In the tradition of great American follies-- Fulton's steamboat, Seward's Alaska, Griffith's film extravaganzas-- comes this modest, but no less telling, entrant in the achievement sweepstakes: a flight over the Atlantic via a helium balloon.
The flight of the Double Eagle in 1978 and now the book combine several seminal American themes-- rugged individualism, inherent competitiveness, manifest destiny-- into one intriguing package. The upshot is stirring entertainment, perhaps a little worn around the edges (and more than a little full of hot air), but well done within the confines of its genre.
Charles McCarry, who collaborated with the balloonists in writing this account, refers at one point to the "odor of machismo" about the adventure. This is surely an understatement. The story fairly reeks of the butch, right from the decision on the first flight not to carry parachutes; to midpoint when it is discovered one of the balloonists has brought his .44 magnum to use in case of attack by polar bears should the balloon land on an icepack; to the end of the second flight, when the three men, anticipating triumph, urinate, joyously and boyishly, off the side of the ship. The two fortyish, self-made millionaires and the enthusiastic, up-and-coming young man believe so firmly and poignantly in the "masculine" principles of pride and heroism-- cliches that seem downright hoary now-- that they reactivate them for us.
What drove these men to attempt a transatlantic crossing, knowing full well that it had been tried 16 times before, resulting in five deaths? Was it merely, as one of them says, as "a way of entering history"? Perhaps more important: what made them put their money, more than $250,000 in the end, where their mouths were? As the expedition begins to take hold of their imaginations, childhood pipe dreams of the three men begin to come alive, producing fantasy speculation and projections. That is, until one of them takes himself and his macho magic a bit too seriously and the mood is broken.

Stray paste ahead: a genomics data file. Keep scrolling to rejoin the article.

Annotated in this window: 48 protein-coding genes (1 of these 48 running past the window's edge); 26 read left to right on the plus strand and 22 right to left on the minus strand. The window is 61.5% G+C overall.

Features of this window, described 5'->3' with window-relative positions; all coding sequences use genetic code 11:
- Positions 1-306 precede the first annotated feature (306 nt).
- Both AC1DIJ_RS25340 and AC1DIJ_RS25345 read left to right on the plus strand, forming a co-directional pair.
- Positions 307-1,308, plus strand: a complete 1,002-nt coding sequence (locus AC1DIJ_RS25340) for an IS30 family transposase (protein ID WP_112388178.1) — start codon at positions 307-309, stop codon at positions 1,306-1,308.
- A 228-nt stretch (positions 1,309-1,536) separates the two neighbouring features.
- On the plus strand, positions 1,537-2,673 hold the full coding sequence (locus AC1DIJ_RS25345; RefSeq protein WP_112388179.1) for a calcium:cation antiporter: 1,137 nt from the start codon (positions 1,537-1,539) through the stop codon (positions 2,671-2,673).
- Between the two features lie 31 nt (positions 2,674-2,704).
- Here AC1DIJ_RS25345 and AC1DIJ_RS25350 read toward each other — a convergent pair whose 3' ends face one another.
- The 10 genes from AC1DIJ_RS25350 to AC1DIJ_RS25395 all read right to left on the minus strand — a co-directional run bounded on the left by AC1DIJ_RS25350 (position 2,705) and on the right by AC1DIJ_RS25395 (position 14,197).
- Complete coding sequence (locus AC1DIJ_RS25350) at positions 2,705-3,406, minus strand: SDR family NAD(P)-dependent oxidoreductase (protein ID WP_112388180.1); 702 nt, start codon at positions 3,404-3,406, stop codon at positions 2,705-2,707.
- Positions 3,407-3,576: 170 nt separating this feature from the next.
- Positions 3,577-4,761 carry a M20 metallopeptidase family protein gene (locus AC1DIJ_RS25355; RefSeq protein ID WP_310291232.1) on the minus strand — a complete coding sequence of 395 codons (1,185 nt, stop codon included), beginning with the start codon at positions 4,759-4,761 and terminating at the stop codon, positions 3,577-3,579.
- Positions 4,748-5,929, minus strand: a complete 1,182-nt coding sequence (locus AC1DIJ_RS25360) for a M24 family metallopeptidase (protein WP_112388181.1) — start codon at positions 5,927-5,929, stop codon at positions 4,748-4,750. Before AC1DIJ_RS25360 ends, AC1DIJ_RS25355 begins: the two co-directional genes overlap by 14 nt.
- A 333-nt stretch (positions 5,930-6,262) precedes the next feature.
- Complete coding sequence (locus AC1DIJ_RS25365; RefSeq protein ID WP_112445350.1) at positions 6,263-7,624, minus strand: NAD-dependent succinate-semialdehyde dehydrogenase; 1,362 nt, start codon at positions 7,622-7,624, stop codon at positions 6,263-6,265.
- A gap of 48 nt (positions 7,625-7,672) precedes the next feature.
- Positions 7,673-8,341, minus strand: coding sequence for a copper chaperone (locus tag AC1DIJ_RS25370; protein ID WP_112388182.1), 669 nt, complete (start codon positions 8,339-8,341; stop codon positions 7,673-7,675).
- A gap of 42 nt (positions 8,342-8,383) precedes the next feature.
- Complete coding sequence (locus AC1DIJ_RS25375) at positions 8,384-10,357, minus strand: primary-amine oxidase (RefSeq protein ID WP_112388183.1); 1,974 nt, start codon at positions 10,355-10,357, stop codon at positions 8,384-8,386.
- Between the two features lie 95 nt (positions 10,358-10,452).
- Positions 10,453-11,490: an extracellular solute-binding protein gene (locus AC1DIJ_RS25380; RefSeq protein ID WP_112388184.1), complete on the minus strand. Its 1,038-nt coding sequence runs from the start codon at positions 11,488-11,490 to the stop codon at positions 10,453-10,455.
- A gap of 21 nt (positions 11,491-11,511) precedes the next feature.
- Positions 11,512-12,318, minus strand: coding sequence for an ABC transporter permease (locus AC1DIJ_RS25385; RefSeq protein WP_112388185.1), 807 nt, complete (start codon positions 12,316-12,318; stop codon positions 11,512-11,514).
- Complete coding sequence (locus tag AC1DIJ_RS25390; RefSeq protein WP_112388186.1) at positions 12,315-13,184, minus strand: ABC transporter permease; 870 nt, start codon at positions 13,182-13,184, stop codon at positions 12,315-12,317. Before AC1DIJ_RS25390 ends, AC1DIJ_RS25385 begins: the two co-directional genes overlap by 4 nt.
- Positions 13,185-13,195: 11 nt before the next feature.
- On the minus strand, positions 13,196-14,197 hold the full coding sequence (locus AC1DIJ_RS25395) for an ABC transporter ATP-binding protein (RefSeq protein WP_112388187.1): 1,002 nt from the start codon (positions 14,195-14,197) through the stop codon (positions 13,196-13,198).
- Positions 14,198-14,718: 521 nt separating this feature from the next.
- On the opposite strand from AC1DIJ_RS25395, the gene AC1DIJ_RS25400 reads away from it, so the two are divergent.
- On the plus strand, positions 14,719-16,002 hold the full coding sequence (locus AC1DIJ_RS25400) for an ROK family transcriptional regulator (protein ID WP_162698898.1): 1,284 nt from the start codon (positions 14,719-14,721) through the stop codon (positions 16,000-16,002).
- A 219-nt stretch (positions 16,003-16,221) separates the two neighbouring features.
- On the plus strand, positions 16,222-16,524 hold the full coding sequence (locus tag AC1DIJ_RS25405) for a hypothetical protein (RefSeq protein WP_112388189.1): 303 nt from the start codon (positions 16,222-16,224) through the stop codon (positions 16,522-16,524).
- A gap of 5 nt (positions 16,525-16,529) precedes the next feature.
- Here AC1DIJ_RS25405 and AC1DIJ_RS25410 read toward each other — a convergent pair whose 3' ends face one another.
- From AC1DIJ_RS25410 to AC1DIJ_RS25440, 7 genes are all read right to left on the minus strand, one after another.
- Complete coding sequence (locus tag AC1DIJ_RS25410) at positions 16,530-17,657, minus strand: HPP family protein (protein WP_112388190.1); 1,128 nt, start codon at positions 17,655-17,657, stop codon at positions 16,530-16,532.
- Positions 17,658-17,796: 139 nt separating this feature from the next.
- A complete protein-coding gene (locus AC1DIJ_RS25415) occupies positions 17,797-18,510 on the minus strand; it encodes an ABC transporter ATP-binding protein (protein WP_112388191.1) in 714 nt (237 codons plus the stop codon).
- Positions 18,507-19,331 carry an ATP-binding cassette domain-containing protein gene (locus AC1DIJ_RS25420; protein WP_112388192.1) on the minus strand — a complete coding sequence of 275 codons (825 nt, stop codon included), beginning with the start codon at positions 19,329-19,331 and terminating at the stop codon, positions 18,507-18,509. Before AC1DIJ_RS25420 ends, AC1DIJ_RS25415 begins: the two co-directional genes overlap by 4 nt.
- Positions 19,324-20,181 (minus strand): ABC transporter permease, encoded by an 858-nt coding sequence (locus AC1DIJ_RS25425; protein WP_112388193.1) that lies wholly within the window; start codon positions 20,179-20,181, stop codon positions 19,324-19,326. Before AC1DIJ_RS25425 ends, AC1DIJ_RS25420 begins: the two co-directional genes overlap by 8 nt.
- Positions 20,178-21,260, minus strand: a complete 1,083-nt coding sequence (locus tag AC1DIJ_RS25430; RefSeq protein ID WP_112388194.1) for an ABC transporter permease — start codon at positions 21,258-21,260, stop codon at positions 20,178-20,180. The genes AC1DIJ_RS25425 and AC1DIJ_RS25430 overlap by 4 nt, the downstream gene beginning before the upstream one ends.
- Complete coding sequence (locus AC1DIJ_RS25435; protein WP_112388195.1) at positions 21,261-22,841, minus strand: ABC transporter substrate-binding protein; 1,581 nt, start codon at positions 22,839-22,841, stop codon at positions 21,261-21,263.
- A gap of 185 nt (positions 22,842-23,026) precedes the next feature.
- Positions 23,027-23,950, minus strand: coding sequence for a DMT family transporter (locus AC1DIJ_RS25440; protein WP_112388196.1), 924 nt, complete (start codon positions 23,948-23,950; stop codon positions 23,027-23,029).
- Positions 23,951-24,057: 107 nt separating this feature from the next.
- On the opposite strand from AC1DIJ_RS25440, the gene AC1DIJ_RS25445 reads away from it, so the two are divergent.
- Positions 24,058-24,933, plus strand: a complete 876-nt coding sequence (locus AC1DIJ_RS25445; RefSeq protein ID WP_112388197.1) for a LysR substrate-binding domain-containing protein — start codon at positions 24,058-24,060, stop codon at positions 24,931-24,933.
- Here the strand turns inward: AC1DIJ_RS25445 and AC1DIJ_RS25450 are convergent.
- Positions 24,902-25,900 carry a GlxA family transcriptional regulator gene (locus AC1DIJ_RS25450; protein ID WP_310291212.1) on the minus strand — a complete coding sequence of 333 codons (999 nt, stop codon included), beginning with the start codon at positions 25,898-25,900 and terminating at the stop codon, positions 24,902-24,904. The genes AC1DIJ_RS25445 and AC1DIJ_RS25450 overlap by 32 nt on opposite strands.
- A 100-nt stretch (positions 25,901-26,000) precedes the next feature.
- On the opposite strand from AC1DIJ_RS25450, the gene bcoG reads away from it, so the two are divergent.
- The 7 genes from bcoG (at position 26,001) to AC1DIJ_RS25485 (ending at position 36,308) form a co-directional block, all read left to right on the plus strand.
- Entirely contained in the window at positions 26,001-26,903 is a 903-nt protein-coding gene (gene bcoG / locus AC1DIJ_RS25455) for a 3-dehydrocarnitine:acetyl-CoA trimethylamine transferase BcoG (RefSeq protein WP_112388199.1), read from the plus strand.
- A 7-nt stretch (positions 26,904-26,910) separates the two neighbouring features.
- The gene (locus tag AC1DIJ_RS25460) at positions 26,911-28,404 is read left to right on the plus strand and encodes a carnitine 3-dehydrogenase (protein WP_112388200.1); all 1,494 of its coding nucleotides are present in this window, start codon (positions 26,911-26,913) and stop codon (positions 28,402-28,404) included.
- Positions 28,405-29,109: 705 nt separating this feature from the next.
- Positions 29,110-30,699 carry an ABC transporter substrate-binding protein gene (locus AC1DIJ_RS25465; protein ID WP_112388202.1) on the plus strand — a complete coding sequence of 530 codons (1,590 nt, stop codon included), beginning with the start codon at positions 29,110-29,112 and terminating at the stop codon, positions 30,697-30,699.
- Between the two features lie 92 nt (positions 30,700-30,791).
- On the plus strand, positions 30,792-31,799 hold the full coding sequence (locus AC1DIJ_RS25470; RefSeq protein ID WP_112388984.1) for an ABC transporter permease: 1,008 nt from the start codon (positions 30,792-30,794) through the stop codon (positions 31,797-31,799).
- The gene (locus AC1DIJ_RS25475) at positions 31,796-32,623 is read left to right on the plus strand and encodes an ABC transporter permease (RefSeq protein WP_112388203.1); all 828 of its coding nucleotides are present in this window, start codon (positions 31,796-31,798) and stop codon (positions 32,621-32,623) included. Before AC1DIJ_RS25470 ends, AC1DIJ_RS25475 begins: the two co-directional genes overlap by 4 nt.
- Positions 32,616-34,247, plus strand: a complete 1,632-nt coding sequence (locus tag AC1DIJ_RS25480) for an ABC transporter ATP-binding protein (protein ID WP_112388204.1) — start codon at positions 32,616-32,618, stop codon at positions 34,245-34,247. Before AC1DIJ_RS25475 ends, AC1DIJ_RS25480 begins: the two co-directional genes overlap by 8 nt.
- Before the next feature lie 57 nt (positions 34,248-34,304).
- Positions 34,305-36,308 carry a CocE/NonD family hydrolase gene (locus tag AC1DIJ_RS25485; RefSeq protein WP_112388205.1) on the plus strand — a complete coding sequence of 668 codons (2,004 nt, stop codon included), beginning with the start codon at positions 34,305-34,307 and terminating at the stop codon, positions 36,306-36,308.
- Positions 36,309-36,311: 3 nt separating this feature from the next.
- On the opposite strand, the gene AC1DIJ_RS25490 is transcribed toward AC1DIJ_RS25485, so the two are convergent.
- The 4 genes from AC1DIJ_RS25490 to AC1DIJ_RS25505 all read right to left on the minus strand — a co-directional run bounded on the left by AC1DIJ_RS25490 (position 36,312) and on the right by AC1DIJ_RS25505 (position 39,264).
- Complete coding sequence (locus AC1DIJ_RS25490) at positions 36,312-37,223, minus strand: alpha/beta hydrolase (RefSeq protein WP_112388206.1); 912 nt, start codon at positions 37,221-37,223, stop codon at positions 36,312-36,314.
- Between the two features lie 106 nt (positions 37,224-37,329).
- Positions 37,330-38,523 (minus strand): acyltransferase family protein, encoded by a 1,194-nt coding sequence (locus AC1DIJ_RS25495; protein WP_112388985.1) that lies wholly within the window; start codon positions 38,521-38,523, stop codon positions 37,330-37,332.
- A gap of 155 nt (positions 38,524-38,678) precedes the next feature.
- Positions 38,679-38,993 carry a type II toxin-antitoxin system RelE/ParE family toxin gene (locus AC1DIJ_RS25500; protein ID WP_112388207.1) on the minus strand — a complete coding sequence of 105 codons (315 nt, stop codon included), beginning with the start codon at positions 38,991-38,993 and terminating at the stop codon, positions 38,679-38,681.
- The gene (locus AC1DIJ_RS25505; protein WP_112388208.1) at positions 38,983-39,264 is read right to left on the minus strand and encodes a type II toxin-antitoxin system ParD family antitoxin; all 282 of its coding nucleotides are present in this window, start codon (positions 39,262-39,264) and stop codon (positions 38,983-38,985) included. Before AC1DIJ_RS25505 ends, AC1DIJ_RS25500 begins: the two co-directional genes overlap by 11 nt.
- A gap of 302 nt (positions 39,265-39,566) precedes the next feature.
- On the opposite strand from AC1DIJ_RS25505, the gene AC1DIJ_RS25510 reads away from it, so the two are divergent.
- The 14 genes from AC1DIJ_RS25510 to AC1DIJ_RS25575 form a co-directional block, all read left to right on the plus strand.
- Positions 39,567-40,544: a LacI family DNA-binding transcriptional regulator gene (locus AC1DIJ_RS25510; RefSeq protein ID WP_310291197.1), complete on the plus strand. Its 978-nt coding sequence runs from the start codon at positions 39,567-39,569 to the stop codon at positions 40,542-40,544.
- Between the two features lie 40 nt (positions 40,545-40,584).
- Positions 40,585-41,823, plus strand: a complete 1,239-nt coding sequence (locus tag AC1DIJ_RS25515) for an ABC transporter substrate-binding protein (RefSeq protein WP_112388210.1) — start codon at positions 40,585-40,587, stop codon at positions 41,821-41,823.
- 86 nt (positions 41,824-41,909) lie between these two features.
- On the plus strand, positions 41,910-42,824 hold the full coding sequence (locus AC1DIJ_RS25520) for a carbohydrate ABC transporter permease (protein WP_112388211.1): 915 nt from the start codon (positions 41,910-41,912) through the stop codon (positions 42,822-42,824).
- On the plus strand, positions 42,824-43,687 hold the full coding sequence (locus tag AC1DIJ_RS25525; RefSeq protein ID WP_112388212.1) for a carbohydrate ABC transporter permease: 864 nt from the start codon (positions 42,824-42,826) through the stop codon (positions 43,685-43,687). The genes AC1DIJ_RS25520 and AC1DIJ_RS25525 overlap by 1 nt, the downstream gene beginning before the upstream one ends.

"You learn a lot of things, being educated in a military system," says Max Anderson about the time when his best friend, Ben Abruzzo, is literally freezing to death on the ill-fated first flight. "But one thing you do not learn is compassion. It's a bad thing to be guided by in dangerous situations." Other remarks, falling mostly on sexist lines, are similarly cloying, such as when Abruzzo compares the flying of a balloon to the handling of a very fine lady (which is probably why the first attempt failed; that was one misunderstood lady).
Despite a tendency to slip into a peculiar sort of camp when spirited form gives way to windy content, the book remains a captivating one. McCarry's writing is deft and edifying all the way, pushing the narrative squarely ahead while simultaneously providing solid explanations on the mechanics of ballooning. He takes us along as Anderson and Abruzzo learn the ins and outs of helium flying, consulting builders, meteorologists, navigators, communication experts. The most fascinating of these discussions is one on the fine art of ballasting-- sand, lead pellets or anything that has weight thrown overboard to halt descent. It is demonstrated that a spongeful of water squeezed over the side of the ship can cause a helium balloon to rise 20 feet.
But "Double Eagle" is finally more interesting as a character drama than a tale of technology or an adventure story. Here is a study of men's men, the competitive, tough-minded good guys-- a type one thought went out with Vince Lombardi or '40s war movie heroes: Anderson, the businessman who walked right up to men who held guns in their hands on disputed mining claims; Abruzzo, who on the first flight told Anderson to continue with the expedition although it would mean almost certain death for Ambruzzo; and Larry Newman, the boy-man who planned to leap out of the balloon in his hang glider on descent and fly to the earth as a spectacular coda.
For me, the most touching moment came not when the Double Eagle landed in Normandy ("where so many Americans had gone before"), the American flag whipping in the wind. It's right after the touch-down when thousands of people swarmed around, biting off pieces of the balloon for souvenirs, taking photos, as Abruzzo stood outside the ship, unnoticed and unappreciated. That moment has something that tales of manifest destiny and the like usually lack and always need: a sense of irony.